5.) RUBBER HOSE
How it smells: Deep, sharp, acidic, toxic,
like burning tires or a car peeling out
Where it’s found: Fuel/oil line,
What to do: Shut off non-essentials,
watch ammeter, land, and investigate.
How it smells: Acidic, plastic, unnatural,
acrid, like burning tennis shoes
Where it’s found: Along cockpit walls,
floor, and panel
What to do: Shut off heater, turn off non-essentials, watch the ammeter, try to identify
source, land, and investigate.
I am one step closer
to distinguishing a drop
of smoking oil from a
loose hose cooking on
Here is our unofficial, non-scientific
analysis of what we burned and smelled.
How it smells: Metallic, hot, natural, dirty,
like a hot airplane engine after a flight
Where it’s found: Oil leaks can originate in
a variety of places like oil lines, oil filters,
etc., but it is likely to burn or smoke when
coming in contact with hot surfaces like the
exhaust pipes or cylinders.
What to do: Monitor oil temperature and
oil pressure; think about what’s been
worked on recently (i.e., an oil change, filter, etc.). If the smell goes away quickly on
its own, it may have just been a drop that
burned up. If it continues or gets stronger,
it may be a more serious leak. Either way,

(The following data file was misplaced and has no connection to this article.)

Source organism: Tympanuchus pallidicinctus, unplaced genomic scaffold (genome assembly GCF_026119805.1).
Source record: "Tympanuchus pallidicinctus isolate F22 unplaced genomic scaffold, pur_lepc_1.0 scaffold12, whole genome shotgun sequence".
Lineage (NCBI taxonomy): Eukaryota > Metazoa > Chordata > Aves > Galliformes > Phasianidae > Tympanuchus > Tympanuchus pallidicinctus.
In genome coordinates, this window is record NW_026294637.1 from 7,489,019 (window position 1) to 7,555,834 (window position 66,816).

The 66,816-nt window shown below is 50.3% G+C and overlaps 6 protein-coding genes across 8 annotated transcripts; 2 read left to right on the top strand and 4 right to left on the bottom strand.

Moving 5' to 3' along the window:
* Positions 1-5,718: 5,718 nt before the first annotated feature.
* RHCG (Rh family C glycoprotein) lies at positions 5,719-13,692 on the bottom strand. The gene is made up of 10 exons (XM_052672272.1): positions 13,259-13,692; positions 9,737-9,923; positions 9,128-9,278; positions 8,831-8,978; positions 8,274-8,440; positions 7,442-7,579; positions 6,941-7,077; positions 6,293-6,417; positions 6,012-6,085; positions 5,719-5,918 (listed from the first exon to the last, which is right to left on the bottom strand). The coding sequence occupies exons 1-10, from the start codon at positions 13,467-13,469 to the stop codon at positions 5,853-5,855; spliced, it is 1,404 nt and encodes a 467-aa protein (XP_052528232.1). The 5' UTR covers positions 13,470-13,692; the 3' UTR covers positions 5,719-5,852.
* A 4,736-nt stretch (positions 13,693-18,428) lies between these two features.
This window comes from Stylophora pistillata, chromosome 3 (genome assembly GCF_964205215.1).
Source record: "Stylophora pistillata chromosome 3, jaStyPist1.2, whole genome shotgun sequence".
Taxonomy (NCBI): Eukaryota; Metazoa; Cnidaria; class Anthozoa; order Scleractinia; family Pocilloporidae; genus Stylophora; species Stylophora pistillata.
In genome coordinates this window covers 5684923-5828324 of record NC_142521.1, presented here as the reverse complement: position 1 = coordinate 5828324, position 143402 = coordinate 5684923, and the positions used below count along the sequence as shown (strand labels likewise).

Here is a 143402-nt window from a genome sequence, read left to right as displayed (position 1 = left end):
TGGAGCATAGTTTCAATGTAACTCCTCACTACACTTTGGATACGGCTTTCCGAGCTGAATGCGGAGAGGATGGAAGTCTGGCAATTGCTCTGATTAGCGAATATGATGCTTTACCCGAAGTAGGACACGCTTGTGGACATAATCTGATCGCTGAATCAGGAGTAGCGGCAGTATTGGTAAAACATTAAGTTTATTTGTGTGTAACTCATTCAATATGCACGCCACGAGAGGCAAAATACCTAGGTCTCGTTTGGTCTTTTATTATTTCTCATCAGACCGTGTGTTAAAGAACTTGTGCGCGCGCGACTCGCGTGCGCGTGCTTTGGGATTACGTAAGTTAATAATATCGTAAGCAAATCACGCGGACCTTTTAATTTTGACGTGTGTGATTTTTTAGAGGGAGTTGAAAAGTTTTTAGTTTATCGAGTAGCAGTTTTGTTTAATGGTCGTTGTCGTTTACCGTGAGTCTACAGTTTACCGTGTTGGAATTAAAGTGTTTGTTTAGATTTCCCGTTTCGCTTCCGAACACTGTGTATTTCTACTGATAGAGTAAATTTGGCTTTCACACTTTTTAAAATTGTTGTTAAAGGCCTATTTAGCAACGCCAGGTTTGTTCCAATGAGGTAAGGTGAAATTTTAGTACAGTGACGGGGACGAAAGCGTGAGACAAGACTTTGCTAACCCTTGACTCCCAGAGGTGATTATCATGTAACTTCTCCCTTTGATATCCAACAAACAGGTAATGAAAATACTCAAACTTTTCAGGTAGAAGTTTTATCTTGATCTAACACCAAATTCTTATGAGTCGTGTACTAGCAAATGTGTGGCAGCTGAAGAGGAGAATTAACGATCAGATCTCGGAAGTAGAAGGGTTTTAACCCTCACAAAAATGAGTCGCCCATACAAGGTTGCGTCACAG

land and investigate.
2.) SCAT TUBING
How it smells: Mild, rubbery, like an
old gym mat
Where it’s found: Air intakes, heater,
carb heat system, etc.
What to do: Turn heater off.
3.) ELECTRICAL WIRES
How it smells: Potent, sharp, unnatural,
plastic, sweet, like toasted marshmallows
Where they’re found: Wires to lights,
instruments, panel, etc.
What to do: Did you just turn something
on? Turn it off. Did a circuit breaker pop?
Turn off non-essentials. Monitor the ammeter. If the smell or smoke continues and you
can’t identify the specific source, consider
turning the master switch off.
4.) ELECTRICAL RESISTORS
How it smells: Toxic, potent, unnatural,
like burnt caramel
Where it’s found: In avionics, instruments
What to do: Look to see if an instrument or
radio failed; pull the circuit breaker for that
instrument if it hasn’t already popped. Does
the smell continue or does it go away?
Monitor the ammeter.
While burning smells are not commonly
experienced in flight, they’re also not particularly rare. There is a hot engine just a
few feet away from us on every flight, so
we’ll all likely smell something eventually.
It may just be a harmless drop of oil on a
cylinder, or it could be the first sign something is not right and you need to get back
on the ground immediately.
Every airplane has emergency
procedures for such situations, and it’s
important to know them for the aircraft
we fly. However, practical understanding
in diagnosing the situation can also be
Before those eight seconds at 9,000 feet,
I thought my textbook answer about what
to do with an electrical fire was sufficient. I
still may not be able to tell a merlot from a
shiraz, but I am one step closer to distinguishing a drop of smoking oil from a loose
hose cooking on exhaust pipes.
I’m extremely thankful for my experience with Jeff. Flying with other pilots,
especially experienced ones, can provide
some of the best training for new pilots
After we landed, I asked Jeff what he
thought the smell was. He didn’t have a
clue, but with a grin on his face, he said he
knew it wasn’t a bird.
Brady Lane, EAA 808095, is a multimedia journalist for
EAA and a sport pilot.